SPONSORED:

New poll shows Biden falling badly, three-way tie for Democratic lead

Joe BidenJoe BidenBudowsky: A Biden-McConnell state of emergency summit DC might win US House vote if it tries Inaugural poet Amanda Gorman inks deal with IMG Models MORE’s support in the race for the Democratic presidential nomination is slipping, according to a new survey from Monmouth University Poll that shows the former vice president dropping below 20 percent.

The survey showed Biden with support from 19 percent of Democratic and Democratic-leaning voters nationally, a double-digit decline from Monmouth's most recent poll in June when he led the pack with 32 percent.

ADVERTISEMENT

Now, the dynamics have changed, according to the Monmouth survey. Sens. Bernie SandersBernie SandersTim Ryan says he's 'looking seriously' at running for Portman's Senate seat Bernie Sanders has been most-followed member of Congress on social media for six years This week: Senate stuck in limbo MORE (I-Vt.) and Elizabeth WarrenElizabeth WarrenTim Ryan says he's 'looking seriously' at running for Portman's Senate seat Leahy, not Roberts, to preside over impeachment trial Skepticism reigns as Biden, McConnell begin new era MORE (D-Mass.), the primary field’s top progressive candidates, are each at 20 percent, putting them in a statistical tie with Biden and indicating a tightening three-way race.

Sen. Kamala HarrisKamala HarrisInaugural poet Amanda Gorman inks deal with IMG Models Overnight Defense: Biden lifts Trump's transgender military ban | Democrats, advocates celebrate end of ban | 5,000 guardsmen staying in DC through mid-March The Hill's 12:30 Report - Presented by Facebook - GOP senator retires MORE (D-Calif.) was a distant fourth in Monday's poll, with 8 percent. Her level of support was unchanged from Monmouth's June survey.

South Bend, Ind., Mayor Pete ButtigiegPete ButtigiegExclusive 'Lucky' excerpt: Vow of Black woman on Supreme Court was Biden turning point The Hill's Morning Report - Biden's crisis agenda hits headwinds Biden signs order to require masks on planes and public transportation MORE, who has registered among the top contenders in polls for months, is now tied for fifth place with Sen. Cory BookerCory BookerDemocrats seek answers on impact of Russian cyberattack on Justice Department, Courts Senate confirms Biden's intel chief, giving him first Cabinet official Booker brings girlfriend, actress Rosario Dawson, to inauguration MORE (D-N.J.) at 4 percent.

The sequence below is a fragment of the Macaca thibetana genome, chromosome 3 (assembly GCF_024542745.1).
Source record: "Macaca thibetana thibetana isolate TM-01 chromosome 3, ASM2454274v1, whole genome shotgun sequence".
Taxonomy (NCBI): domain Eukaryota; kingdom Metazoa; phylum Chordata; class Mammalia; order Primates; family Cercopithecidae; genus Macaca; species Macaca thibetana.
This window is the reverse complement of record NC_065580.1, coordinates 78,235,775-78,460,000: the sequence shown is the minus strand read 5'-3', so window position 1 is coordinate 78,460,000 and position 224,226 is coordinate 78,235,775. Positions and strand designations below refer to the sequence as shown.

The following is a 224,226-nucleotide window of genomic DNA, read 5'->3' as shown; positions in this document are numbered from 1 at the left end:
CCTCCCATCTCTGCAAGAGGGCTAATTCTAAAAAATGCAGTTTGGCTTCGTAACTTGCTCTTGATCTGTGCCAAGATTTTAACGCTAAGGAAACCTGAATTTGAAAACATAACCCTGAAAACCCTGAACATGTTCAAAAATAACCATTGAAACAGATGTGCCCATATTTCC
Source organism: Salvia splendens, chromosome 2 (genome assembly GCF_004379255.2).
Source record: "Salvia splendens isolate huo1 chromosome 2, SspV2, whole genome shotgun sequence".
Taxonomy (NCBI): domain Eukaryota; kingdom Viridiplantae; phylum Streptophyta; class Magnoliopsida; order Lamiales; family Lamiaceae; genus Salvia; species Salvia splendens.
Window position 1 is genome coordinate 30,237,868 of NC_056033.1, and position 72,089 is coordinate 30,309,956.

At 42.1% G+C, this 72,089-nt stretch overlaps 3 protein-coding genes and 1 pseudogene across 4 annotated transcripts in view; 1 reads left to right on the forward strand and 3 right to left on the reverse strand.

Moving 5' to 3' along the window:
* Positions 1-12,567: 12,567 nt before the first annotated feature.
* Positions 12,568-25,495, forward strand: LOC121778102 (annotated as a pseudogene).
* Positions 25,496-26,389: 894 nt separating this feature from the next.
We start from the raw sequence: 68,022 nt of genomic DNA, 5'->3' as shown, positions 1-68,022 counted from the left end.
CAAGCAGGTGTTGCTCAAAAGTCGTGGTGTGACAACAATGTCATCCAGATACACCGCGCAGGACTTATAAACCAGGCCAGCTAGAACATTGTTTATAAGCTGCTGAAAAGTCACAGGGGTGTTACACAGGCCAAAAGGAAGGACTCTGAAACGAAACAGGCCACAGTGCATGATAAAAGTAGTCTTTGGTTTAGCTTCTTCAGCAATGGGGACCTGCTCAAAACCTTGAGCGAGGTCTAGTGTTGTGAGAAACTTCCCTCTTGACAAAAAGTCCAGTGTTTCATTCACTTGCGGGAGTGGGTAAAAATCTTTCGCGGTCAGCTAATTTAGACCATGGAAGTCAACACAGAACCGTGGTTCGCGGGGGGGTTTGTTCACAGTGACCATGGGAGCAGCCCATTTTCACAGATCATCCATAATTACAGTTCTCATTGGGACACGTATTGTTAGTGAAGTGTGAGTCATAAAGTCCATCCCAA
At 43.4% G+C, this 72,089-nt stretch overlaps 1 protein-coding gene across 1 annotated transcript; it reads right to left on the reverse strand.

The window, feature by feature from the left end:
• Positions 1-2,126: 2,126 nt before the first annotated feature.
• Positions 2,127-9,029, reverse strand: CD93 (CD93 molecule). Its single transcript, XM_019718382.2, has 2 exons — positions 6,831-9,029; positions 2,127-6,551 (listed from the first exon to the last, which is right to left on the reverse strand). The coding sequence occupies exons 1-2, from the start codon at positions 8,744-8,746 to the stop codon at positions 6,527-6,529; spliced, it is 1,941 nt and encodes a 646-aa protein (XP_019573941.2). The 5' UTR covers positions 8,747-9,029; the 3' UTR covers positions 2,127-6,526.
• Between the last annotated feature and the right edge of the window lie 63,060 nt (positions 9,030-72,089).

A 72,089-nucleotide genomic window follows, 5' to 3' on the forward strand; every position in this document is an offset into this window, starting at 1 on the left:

Only four other candidates — former tech executive Andrew YangAndrew YangYang to quarantine after campaign staffer tests positive for COVID-19 Andrew Yang sparks Twitter uproar with pro-bodega video Yang announces run for New York City mayor MORE, former Housing and Urban Development Secretary Julián Castro, former Rep. Beto O’Rourke (D-Texas) and bestselling author Marianne WilliamsonMarianne WilliamsonMarianne Williamson discusses America's "soulless ethos" Marianne Williamson discusses speaking at People's Party Convention Fewer people watched opening night of Democratic convention compared to 2016 MORE — garnered support form more than 1 percent of respondents in the poll.

Patrick Murray, director of the Monmouth University Polling Institute, said the latest survey results suggest the race for the Democratic nomination is entering a new phase.

“The main takeaway from this poll is that the Democratic race has become volatile,” Murray said. “Liberal voters are starting to cast about for a candidate they can identify with. Moderate voters, who have been paying less attention, seem to be expressing doubts about Biden.”

But instead of gravitating toward a lesser-known but more centrist-minded alternative, moderate voters “are swinging more toward one of the left-leaning contenders with high name recognition.”

Indeed, Biden has lost support among Democrats who identify as either moderate or conservative. In June, roughly 40 percent of those voters said they backed Biden’s bid for the nomination. Since then, that number has dropped to 22 percent.

There are signs that moderate and conservative Democrats are beginning to gravitate toward Sanders and Warren. Sanders saw his support among those voters jump from 10 percent to 20 percent over the past two months, while backing for Warren rose from 6 percent to 16 percent.

Since June, both Sanders and Warren have gained support overall, according to the Monmouth poll. Sanders gained 6 points in the latest survey, while Warren picked up 5 points.

At the same time, Warren has seen a noticeable uptick in favorability, climbing from 60 percent in May to 65 percent in August. Biden, on the other hand, saw his favorability drop from 74 percent to 66 percent during the same time period.

The Monmouth University Poll surveyed 298 registered voters who identify as Democrats or Democratic-leaning from Aug. 16-20. It has a margin of error of plus or minus 5.7 percentage points.